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Camp 44

I woke up with a start as my nightmares began to unfold. An earth shattering sound broke the silence of the morning. Death suddenly sounded so near and quite certain.

Machine gun and rifle shots followed the booms and bangs of bombs. Flying pieces of shrapnel ripped the flaps of my tent open.

I looked outside (through a tear in my tent) and I saw a terrified young mother and her four little children huddled close, behind a badly torn tent. Dazed and with tears flowing freely from her eyes; Her arms, her legs, her lips all trembled uncontrollably with fear.

We were at the United Nations Refugee camp at Lubumbo, in the third day of the third month of the year 1995. A day I could never forget. The day the Kangan Popular Liberation Front launched its assault on our camp. I was thirty-four years of age at the time.

A week ago Francis had been in high spirits, and he spoke with confidence as he stood beside Beatrice, while I sat on the sand. Our dresses were of our African milieu – though modified in certain points – with a touch of the western world. Francis and I wore dirt colored jumpers (which had been previously white) and grey cotton trousers. Beatrice had on a grey head scarf knotted tight in front. She wore cheap blue hollandaise blouse and wrapper, with the scarf.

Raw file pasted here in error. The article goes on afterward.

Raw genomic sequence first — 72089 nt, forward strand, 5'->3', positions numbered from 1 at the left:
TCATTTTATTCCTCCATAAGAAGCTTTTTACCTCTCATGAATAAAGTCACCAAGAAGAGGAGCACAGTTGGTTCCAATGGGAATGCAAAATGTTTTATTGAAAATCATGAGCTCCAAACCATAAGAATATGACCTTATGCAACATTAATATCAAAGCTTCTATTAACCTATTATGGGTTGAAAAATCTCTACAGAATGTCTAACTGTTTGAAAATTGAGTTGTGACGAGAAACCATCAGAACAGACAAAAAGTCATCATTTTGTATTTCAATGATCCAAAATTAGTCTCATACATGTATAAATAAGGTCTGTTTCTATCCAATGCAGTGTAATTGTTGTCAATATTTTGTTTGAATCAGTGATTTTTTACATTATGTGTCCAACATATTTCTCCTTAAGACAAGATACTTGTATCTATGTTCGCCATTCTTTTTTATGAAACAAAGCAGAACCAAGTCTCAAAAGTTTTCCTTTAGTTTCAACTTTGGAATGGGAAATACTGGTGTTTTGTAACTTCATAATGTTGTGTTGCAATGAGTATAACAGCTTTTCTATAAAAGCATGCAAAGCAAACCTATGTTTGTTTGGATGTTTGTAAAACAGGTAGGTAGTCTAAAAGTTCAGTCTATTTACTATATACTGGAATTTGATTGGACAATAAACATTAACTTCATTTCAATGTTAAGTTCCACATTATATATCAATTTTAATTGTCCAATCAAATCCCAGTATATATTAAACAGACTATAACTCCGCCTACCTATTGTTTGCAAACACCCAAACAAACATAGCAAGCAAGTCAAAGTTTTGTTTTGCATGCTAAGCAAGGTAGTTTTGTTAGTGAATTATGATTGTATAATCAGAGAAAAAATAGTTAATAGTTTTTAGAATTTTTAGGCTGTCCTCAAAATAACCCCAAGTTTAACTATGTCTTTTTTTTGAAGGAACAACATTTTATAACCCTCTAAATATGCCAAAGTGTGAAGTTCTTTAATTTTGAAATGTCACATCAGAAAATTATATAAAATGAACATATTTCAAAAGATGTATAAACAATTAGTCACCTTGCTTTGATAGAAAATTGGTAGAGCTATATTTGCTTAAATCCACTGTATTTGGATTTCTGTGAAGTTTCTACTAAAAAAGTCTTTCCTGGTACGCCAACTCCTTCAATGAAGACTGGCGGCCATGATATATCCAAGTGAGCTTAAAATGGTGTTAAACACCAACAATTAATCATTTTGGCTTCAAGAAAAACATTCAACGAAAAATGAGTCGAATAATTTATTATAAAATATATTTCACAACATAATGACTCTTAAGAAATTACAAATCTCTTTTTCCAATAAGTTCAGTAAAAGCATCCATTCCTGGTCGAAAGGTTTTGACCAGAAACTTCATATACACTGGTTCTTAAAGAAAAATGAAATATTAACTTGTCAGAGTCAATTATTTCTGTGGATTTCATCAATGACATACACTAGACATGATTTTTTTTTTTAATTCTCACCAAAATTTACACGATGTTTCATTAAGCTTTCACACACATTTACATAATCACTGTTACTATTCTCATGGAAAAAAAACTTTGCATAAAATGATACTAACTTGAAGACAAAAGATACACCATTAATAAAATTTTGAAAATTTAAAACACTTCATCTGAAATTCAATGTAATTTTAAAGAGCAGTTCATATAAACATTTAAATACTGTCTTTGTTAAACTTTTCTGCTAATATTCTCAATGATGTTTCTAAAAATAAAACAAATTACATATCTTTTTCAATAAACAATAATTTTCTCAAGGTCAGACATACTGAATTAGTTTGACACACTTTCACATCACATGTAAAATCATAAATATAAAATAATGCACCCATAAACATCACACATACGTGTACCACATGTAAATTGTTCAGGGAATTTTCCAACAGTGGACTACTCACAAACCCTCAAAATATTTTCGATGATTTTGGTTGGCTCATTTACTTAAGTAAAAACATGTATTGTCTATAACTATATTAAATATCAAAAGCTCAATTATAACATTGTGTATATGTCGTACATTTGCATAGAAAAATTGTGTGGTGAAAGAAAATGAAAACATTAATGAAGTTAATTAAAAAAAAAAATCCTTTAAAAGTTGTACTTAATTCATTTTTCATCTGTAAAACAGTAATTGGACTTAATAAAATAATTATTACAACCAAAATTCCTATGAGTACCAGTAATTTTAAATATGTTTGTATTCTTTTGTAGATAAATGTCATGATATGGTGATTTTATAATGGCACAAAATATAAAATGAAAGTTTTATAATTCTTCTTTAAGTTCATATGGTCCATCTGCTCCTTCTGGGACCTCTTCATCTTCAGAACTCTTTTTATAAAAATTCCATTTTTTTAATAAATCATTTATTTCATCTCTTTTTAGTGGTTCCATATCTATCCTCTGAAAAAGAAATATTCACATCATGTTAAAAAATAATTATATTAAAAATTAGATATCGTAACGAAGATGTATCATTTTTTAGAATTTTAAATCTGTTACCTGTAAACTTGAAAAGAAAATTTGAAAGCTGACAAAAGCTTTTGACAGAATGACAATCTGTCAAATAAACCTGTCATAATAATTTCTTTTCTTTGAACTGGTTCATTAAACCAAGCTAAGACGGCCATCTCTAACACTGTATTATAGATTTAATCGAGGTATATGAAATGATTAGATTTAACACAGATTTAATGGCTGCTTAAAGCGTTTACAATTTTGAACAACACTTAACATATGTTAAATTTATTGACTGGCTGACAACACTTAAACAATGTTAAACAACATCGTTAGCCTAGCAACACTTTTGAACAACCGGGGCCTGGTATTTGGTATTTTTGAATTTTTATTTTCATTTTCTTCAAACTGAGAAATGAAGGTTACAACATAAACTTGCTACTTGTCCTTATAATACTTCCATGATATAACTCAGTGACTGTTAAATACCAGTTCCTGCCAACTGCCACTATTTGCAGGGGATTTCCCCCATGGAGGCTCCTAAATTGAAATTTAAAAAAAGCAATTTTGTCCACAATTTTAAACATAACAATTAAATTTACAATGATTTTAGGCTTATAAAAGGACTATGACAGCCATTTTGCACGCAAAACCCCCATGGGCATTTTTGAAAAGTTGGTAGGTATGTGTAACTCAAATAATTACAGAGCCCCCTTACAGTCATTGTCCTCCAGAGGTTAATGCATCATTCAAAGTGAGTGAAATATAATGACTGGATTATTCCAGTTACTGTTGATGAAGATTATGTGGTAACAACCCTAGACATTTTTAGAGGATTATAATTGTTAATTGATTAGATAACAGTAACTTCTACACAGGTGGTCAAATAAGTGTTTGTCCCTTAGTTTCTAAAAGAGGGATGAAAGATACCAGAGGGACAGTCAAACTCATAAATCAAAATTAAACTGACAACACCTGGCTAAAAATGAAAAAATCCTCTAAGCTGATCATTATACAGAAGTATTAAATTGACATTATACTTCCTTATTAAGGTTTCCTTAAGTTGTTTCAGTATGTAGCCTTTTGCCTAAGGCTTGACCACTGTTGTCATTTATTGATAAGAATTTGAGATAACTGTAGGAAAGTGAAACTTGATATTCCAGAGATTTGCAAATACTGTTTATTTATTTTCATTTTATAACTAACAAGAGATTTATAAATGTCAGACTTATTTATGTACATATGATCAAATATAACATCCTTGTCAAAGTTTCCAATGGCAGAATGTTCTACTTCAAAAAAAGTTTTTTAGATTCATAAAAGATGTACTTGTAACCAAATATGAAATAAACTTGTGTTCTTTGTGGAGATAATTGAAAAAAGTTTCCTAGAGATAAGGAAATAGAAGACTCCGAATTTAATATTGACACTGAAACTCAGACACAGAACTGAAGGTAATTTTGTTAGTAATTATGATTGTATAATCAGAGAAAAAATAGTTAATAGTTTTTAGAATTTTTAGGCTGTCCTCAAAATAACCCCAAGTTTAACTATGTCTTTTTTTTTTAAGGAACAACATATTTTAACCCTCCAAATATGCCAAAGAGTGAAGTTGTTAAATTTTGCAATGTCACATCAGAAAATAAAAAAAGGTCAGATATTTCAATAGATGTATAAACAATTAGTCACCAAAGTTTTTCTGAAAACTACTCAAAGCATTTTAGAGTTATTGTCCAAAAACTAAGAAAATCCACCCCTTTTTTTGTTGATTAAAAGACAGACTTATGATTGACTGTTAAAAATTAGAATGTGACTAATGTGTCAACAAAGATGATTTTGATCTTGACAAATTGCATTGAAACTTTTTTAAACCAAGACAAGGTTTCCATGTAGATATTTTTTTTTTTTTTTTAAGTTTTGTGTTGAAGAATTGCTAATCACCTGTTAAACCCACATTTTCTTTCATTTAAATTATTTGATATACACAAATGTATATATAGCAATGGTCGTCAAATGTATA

“The UN force will keep them out, he said, "they have a mandate to keep the peace”.

Beatrice was annoyed, I could tell, for her jaw dropped. Held back by anger her lips and tongue moved slightly, but made no sound. She suddenly found her voice.

“Francis! How could you say such a thing!

“They would help us”, he continued unfazed, “they are 1,500 strong!

“They cannot hold them back”, Beatrice hissed. “Every able bodied Kangan dog, will come through the valleys…through the mountains…the rivers… and from everywhere else BEYOND THOSE GATES!!!

“The UN force will keep them out”, Francis repeated through clenched teeth. Beatrice’s hot words had sparked a wave of anger. I pitied my friend, he was simply being optimistic.

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